Printer Friendly

Design of a map and bus guide to teach transferable public transit skills.

In the field of orientation and mobility (O&M), we are presented with the task of teaching transferable skills. This task can be daunting at a state school for students who are blind, where the students are often far from home and unable to easily apply learned skills to their home areas. I work at the California School for the Blind (CSB) in Fremont, California. Having taught travel on public transit to students during my 32 years in the field, this year I decided to create a set of flexible lesson plans to teach bus travel with the hope that I would be able to use the lesson plans with a variety of students. I also hoped that I could offer students information and experiences that would better enable them to apply O&M skills they learned at home.

I selected two students for this project, both of whom had some usable vision. One was an 11 year old from a rural part of the state. He had the underlying skills to be an independent bus user, and his family recognized that he might spend time in areas that are more urban than his hometown during different times of his life. The other student was in the mainstream high school program of CSB. He and the 11-year-old student both had the potential, with instruction, to plan and execute bus trips and to solve problems, although perhaps at different levels, given the differences in their ages.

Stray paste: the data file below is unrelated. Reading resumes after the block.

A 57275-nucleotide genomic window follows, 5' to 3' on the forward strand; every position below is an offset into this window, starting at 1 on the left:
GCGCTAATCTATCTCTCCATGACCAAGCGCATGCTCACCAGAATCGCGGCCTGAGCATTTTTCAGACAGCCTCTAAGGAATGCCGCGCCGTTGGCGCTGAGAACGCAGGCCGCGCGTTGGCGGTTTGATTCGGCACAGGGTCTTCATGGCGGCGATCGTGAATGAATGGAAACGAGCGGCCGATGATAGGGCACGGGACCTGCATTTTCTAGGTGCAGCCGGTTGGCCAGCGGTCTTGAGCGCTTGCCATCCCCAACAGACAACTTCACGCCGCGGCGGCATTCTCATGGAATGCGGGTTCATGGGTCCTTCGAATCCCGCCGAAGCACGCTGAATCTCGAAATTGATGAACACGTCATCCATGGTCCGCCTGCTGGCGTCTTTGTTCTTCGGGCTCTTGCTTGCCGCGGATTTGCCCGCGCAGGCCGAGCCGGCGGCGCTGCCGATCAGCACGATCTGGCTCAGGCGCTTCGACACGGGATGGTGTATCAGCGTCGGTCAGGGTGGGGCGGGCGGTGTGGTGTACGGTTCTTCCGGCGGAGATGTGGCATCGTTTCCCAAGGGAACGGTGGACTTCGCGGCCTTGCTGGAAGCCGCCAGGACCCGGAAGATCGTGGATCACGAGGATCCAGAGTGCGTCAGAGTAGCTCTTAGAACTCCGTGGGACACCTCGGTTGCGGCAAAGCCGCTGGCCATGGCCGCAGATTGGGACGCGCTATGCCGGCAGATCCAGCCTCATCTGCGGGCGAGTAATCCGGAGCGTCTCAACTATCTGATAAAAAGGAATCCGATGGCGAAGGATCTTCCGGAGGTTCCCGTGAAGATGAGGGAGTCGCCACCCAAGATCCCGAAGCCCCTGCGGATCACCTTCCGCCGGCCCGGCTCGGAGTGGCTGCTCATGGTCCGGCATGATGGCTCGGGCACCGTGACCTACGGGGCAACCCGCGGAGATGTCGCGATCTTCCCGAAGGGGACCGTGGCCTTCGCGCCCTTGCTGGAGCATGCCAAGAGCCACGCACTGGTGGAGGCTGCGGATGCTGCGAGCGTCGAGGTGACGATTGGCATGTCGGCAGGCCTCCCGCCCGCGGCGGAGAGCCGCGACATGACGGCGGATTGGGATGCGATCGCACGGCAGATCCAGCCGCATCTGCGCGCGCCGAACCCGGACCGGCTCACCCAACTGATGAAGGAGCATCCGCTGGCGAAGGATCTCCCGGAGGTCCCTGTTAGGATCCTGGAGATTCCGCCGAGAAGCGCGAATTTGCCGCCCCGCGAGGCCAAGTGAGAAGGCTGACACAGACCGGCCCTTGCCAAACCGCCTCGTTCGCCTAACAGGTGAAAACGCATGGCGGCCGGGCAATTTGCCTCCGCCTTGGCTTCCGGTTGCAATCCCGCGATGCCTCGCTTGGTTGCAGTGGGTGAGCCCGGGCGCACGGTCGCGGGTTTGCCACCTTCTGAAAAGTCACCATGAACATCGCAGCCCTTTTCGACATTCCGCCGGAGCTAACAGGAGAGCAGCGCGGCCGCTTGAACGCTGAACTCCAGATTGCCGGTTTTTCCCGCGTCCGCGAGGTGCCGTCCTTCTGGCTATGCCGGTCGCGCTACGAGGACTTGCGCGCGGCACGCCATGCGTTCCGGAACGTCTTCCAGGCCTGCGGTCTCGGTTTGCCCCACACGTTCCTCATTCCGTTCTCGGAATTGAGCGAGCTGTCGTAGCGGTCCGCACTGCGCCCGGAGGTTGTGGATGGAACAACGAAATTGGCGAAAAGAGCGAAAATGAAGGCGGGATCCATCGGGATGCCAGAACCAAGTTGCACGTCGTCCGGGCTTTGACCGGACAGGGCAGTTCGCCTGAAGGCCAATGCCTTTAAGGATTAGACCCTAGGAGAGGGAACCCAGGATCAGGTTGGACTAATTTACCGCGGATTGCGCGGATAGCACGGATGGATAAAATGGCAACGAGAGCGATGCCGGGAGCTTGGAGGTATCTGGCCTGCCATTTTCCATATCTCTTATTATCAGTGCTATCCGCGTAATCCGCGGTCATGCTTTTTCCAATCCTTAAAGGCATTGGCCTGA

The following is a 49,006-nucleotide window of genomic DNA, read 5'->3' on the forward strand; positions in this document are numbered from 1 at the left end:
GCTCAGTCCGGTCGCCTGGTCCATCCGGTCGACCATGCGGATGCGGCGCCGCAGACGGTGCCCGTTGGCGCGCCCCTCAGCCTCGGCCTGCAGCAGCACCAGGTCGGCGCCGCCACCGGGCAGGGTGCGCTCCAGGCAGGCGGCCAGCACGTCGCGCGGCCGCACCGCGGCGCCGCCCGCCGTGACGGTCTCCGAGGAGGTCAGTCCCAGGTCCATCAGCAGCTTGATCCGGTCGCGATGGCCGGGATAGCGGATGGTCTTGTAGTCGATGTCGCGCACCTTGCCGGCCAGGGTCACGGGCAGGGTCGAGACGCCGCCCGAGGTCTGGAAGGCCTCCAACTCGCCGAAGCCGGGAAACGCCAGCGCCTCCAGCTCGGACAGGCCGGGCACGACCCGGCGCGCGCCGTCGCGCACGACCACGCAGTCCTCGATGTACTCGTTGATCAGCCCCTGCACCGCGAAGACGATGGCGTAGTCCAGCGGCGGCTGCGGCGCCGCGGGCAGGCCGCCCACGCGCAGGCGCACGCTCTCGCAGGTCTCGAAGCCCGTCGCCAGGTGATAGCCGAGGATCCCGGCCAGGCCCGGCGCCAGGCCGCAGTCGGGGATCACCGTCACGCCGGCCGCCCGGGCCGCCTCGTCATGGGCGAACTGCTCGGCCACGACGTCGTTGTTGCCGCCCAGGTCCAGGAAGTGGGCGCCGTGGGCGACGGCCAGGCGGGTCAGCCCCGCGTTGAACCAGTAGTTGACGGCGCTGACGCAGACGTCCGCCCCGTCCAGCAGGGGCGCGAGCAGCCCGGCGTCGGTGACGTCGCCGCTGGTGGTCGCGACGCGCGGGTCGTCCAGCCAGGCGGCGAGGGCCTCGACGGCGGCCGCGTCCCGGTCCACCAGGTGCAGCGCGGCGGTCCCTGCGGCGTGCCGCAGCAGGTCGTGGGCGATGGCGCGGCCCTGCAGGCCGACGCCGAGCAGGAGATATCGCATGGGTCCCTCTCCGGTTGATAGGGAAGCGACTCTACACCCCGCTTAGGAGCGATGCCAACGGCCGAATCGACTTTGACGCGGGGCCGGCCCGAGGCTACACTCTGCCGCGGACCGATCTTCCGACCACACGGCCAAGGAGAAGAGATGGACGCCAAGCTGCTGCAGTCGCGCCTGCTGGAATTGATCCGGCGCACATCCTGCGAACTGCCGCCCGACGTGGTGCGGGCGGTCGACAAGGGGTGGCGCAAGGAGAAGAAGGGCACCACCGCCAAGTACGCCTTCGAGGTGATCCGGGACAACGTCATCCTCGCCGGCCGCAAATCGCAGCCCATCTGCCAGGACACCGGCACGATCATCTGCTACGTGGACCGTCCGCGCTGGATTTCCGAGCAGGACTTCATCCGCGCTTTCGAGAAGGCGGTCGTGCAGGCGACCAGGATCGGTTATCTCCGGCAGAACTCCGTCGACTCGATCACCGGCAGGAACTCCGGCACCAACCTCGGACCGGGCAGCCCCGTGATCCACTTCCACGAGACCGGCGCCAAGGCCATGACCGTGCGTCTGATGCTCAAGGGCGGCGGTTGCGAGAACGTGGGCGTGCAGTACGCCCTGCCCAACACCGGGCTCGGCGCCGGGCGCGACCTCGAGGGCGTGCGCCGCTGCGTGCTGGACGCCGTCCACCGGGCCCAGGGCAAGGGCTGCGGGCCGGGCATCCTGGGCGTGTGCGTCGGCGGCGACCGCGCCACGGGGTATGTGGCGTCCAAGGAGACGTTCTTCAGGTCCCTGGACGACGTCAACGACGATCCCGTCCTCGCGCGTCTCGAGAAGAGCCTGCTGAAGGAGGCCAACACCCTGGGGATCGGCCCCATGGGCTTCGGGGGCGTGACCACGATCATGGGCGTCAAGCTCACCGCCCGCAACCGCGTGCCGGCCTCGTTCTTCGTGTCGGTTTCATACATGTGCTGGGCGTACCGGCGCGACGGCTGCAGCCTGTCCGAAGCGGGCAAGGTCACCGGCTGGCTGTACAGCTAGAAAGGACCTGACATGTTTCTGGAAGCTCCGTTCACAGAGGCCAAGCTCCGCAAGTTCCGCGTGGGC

I began by making a tactile-visual map of the central part of the city. I used 11 x 17-inch pieces of capsule heat-sensitive paper for the Pictures in a Flash machine (PIAF, a tactile graphics image enhancer) backed by cardboard. Two and a half sheets were cut and fit together to indicate main streets in the city, including one highway and a railroad track near the school. Six primary locations were tactilely indicated on the map, including CSB, the nearby rapid-transit station, and the local community college. Street names were indicated by small pieces of Braillable Labels from American Printing House for the Blind. The map measured about 21 inches square. Because of its size, it was therefore meant to be used for travel planning in the classroom, rather than while traveling in the community. The map is pictured in Figure 1.